The United States Trotting Association's Save Our Standardbreds (SOS) program assisted the Standardbred Retirement Foundation (SRF) recently in the expense of the seizure of two adopted horses. The first seizure was for Kokorama. The SPCA of Delaware helped SRF when the adopter stopped complying with his agreement to produce a semi-annual veterinary follow-up form. "This was Kokorama's third home since he came into our program in 2009. Much time and money goes into protecting these horses," notes Paula Campbell, SRF's President. "Leaving a horse out there puts not only the horse at risk but defeats the purpose, it reflects poorly on racing, and doesn't serve what our supporters intentions are." SRF knows that without an implemented follow-up system for life, the risk of a horse to neglect, abuse, and being sold to slaughter is great. The second horse seized was with the assistance of the SPCA of New Jersey and the case is still under investigation. The follow-up form from the veterinarian of the adopter of Here Taz, a 13 year old gelding indicated non-compliance. SRF's staff did a home visit with a trailer and found deplorable conditions and many emaciated animals. Here Taz stood struggling to get a chance at a bite of hay from the round bale that was surrounded by more than fifteen animals including pigs, goats, miniature horses, lactating mares and their foals, and a bull. Taz was walked through three fields of knee-deep manure and urine to the trailer. "Even with a very time intense screening system, this happens," says Judy Bokman, SRF's Executive Director. "Saving these two horses is a result of SRF's mandatory follow-up program which clearly indicates the need for it." Statistics show that adopted horses go through four homes in their lifetime due to circumstances such as financial hardship, divorce, loss of interest and many other reasons. No one knows what happened in these two homes to cause this neglect, but the help of the USTA's SOS program to provide financial assistance to horses whose care has fallen to a criminal level and who are subject to legal intervention because of that was very helpful. The remaining expenses for the rescue and rehabilitation for these 2 horses comes from the support of SRF's donors. SRF is the only Standardbred program that implements follow-up for life and fully supports 130 retirees no longer attractive to adopters due to age or injury. Where would a horse like Rubbernecker be, a 30-year-old Standardbred, if SRF was not there? He lost his adopted home of 12 years just after his 29th birthday. Standardbred Retirement Foundation | 353 Sweetmans Lane, Suite 101 | Millstone Twp. | NJ | 08535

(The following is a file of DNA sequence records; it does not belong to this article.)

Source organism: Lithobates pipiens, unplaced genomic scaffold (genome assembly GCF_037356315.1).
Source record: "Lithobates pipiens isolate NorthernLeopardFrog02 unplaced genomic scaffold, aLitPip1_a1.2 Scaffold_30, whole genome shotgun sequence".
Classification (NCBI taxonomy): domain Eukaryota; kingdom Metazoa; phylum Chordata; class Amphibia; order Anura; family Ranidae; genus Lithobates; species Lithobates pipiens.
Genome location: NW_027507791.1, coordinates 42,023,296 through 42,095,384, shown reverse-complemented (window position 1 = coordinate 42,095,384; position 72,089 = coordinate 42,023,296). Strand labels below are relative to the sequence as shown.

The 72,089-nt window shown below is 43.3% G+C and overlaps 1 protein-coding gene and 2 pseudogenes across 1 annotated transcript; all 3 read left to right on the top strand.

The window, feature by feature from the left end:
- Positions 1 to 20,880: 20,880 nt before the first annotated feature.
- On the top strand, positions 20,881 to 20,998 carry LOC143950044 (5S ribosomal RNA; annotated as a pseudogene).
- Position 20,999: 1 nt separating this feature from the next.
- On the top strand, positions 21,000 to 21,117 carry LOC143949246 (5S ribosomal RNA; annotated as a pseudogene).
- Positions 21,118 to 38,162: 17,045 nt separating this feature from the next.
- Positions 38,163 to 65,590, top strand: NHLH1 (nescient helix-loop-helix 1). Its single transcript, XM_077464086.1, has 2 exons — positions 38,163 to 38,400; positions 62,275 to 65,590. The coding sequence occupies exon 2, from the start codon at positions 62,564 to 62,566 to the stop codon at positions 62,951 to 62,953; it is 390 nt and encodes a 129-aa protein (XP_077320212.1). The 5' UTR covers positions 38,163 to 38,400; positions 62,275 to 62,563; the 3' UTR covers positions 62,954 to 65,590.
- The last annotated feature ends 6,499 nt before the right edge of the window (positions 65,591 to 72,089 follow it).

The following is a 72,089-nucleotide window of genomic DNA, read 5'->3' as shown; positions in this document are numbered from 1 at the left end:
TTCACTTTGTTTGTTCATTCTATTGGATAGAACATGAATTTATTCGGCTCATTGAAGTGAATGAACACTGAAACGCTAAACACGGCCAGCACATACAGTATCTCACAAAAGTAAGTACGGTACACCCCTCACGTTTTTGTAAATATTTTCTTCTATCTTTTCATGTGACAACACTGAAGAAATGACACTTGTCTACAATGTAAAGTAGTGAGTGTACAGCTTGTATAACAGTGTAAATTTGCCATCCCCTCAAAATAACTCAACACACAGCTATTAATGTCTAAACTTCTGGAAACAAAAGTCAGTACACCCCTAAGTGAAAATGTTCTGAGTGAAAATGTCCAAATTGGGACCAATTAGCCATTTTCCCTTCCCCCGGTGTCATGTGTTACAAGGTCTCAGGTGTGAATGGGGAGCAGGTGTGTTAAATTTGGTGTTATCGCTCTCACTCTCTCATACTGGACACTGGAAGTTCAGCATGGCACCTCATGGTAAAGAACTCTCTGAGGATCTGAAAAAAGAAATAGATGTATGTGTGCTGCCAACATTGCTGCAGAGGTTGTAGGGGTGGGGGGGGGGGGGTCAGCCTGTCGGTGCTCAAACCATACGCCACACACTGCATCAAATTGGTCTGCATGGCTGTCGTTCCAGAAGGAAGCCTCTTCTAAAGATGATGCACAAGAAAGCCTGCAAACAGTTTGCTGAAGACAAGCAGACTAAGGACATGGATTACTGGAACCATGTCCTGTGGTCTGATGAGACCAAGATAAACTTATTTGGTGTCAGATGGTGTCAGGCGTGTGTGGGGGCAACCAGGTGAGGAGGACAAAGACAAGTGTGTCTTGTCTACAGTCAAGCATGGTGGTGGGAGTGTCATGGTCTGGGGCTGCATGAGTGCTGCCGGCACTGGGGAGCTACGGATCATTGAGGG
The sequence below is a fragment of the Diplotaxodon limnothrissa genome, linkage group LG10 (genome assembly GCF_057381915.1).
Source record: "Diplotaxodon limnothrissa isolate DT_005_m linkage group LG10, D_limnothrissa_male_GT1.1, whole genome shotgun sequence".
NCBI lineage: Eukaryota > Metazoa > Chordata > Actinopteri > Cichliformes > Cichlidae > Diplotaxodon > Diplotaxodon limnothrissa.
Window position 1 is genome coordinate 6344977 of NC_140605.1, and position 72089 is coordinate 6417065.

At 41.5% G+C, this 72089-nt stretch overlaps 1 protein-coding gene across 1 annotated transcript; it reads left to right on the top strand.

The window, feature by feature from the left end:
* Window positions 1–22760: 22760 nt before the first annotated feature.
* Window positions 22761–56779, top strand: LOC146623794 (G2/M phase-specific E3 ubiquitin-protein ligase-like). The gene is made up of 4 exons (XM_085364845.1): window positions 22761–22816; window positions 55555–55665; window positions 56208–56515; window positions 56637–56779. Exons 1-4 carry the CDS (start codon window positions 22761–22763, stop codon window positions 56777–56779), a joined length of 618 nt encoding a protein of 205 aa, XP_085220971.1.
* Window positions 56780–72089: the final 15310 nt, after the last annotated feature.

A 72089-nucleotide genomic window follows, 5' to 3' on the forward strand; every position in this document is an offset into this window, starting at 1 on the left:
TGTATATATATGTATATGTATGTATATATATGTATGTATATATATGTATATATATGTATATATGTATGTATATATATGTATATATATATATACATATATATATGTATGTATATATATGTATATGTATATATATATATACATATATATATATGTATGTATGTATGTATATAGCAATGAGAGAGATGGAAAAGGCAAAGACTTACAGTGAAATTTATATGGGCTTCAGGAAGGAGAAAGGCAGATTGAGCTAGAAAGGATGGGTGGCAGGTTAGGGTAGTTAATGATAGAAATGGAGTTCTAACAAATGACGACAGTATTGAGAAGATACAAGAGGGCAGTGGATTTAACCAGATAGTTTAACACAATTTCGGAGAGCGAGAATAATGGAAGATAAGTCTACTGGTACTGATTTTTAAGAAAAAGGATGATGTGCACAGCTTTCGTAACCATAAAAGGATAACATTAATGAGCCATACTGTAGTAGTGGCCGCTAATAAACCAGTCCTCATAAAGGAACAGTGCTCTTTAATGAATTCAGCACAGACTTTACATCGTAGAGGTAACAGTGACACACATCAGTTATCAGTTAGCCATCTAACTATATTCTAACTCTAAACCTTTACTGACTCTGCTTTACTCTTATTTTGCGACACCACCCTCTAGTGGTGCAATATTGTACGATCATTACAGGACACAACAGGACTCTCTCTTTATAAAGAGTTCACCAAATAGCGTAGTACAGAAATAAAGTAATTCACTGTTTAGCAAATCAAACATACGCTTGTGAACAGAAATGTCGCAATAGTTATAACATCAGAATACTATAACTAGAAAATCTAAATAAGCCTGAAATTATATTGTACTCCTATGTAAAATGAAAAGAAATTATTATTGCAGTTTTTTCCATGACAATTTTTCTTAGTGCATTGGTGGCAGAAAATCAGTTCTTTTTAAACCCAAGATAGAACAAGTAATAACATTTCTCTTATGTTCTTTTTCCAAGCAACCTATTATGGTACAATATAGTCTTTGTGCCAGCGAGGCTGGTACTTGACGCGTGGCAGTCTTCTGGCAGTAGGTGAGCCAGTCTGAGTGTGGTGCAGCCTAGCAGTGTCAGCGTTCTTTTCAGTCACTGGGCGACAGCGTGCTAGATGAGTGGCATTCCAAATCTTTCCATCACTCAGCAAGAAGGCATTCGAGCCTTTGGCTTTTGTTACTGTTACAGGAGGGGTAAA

Lloyd Arnold and Stan Bergstein, two legendary figures in harness racing, have races named in their honor this weekend at Cal Expo. The Lloyd Arnold Pace is set for Saturday night and the Stan Bergstein Trot is the feature on Sunday. Lloyd Arnold was an owner and track operator of the highest caliber. He passed away in 2012 at the age of 83. Originally the owner of Arnold Cattle Co. in Iowa, Mr. Arnold raced hundreds of horses in Illinois and across the Midwest throughout the 1960s and early 1970s. During that era, Mr. Arnold raced horses like Warm Breeze, who earned more than $250,000 in two seasons of racing in the mid-1970s, and Dancing David, who earned more than $200,000 in the 1960s. Warm Breeze took Mr. Arnold to racings pinnacle for the first time when he set the all-age world record at over this track, then known as Golden Bear Raceway. His top horses in later years included the pacing mare Sanabelle Island, who earned $1.6 million lifetime and won 57 of 110 starts. Also of note was Bagel Beach Boy, who won the 2001 Messenger and Matron stakes. In August 2003, Mr. Arnold bought Chevie Duramax, who then went on to set world records for 2-year-old pacing geldings on both mile and half-mile tracks. The fastest 3-year-old pacer in North America in 2004 belonged to Mr. Arnold as Quik Pulse Mindale won in 1:48 at Balmoral. In addition to being a prominent standardbred owner, Mr. Arnold operated this track during those Golden Bear Raceway years and also bought Los Alamitos in the late 1980s, eventually selling the track to his partner, Ed Allred. Mr. Arnold was inducted into the California Harness Hall of Fame in April of 2008. He also enjoyed personal honors in 2001 when he was feted by the Delaware Sportswriters and Broadcasters at their annual awards dinner and received the Owner of the Year Award from the U.S. Harness Writers' Association. Chris Bardis said, Harness Racing was one of Lloyd's great passions. He accomplished so much for the sport not only in California, but nationwide. He was Mr. Harness Racing. He conducted race meetings at Cal Expo, Bay Meadows, Golden Gate Fields, Del Mar, Pomona, Hollywood Park and Los Alamitos. I know of no one else who has had a greater impact on the harness world. Sundays Stan Bergstein Trot is named for the legendary figure in harness racing who passed away in 2011 at the age of 87. Mr. Bergstein was a harness-racing titan who advocated for cooperation between the Standardbred and Thoroughbred industries to solve the sports' common problems. He stepped down in 2011 after 50 years as the executive vice president of Harness Tracks of America, the Standardbred industry's trade association. He was immediately appointed as the organization's first executive emeritus, and continued to advise the association and write guest columns for the Daily Racing Form until the weeks before his death. The only person to ever be inducted into the Harness Racing Hall of Fame and its Communicators Hall of Fame, Mr. Bergstein worked in a wide variety of roles at racetracks, auction houses, announcer's booths, and racing publications, and he maintained extensive collections of harness-racing books and artwork. He was widely respected not only in the harness industry, but also in the Thoroughbred industry, and he served as a mentor to generations of young racing professionals through a close association with the University of Arizona Race Track Industry Program, located in Tucson, for the past 40 years. Mr. Bergstein was a forceful proponent of forging closer ties between the Standardbred and Thoroughbred industries, most notably in tackling medication abuse and problems with drug-testing. In dozens of commentaries, Bergstein maintained that the Standardbred industry's problems were, or would be those of the Thoroughbred industry, and that neglect of a problem in one sport would damage the other. Bergstein borrowed from the Thoroughbred industry early in his career, incorporating claiming races as a racing secretary while working at the Chicago tracks in the 1950's. At the time, the harness racing industry did not run claiming races, and they are now as commonplace in Standardbred racing as they are in Thoroughbred racing Bergstein also spearheaded the creation of Standardbred Investigative Services, a security agency modeled on the Thoroughbred Racing Protective Bureau. A native of Illinois, Bergstein attended harness races as a young man and received a journalism degree from Northwestern University. He was the former executive editor of Hoof Beats magazine, and the former vice president of publicity and public relations for the United States Trotting Association. Cal Expo trackman/program director Marty Bridges credits Stan Bergstein with bringing him into harness racing as a profession. After college and two years in the Army, I was employed by the small business association. At night, after work, I was a regular patron at Sportsmans Park and Maywood in Chicago. My supervisor, a former sportswriter for the Chicago Daily News, knew of my interest and called Stan to set up a meeting. Surprisingly, I was to meet him at Du Quoin on Hambletonian Day. Watching Stan call the races from a slightly elevated booth on the infield adjacent to the finish line was thrilling and between races we talked about racing, horses, drivers and trainers. His knowledge of the sport was amazing and I had never met anyone like him, and still havent. He introduced me to John Tinsley, the program director for all the Chicago tracks and John hired me on the spot. Its been a great ride, doing something I love. Gene Vallandingham first met Stan Bergstein in 1959 when he was working for the legendary Joe OBrien. Stan came to Joes farm every spring for the annual Camptown racing weekend, when all of Shafter would be there for a day of racing. Stan was the true voice of harness racing, he was liked by all and I miss him. Chris Schick said, "Stan was foremost a kind and compassionate person. He was a true visionary in the harness racing industry. In 1979 well before simulcasting, he so rightly stated the future of the industry was in how well we brought the product to the public. He was also very vocal of the industry for being reluctant to embrace change. Our industry lost a giant when he passed. Arnold Pace, Sire Stakes, Jackpot 6 spotlighted The $10,000 Lloyd Arnold Free-for-all Pace, a pair of $10,000 California Sire Stakes and a $48,130 carryover in the Jackpot 6 are among the main attractions Saturday night at Cal Expo. A 14-race card is on tap under the Watch and Wager LLC banner with first post set for 6:10 p.m. The Jackpot 6 is one of four wagers on the program that feature a reduced 16% takeout rate. The others are the Hi-5, which like the Jackpot 6 is a 10-cent minimum bet; the 50-cent Pick 5; and the 20-cent Pick 4, which comes with a $25,000-guaranteed pool. Looking at the Arnold Pace, China King is fresh from a 22-1 upset in last weeks Open when he hung a narrow decision on heavily-favored Pancetta in a 1:52 1/5 mile He drew the outside post in the field of seven. A 7-year-old American Ideal gelding who carries the banner of Gary and Jen Sabot with Gene Vallandingham training and Steve Wiseman in the sulky, he went-to-coast to capture the January 17 Open at 19-1, then came back last time to score from a tracking position at another nice price. Taking him are Pointsman, who gives the Vallandingham barn two looks at the outcome; Rusty Skipp and J C Onthebeach for conditioner Ray Burt; Alligator Falls from the Sal Wenceslao shedrow; the Junior Wilkinson-trained A Real Miracle; and Love Live Laugh for trainer Denise Maier. Uringoodhands and Hi Hos Little Rev have dominated the sophomore pacing colts Sire Stakes to this point and get another chance to settle the score on Saturday, while Placer gets top billing in the stakes gathering for the 4-year-old trotters. By Mark Ratzky, publicity Cal Expo Harness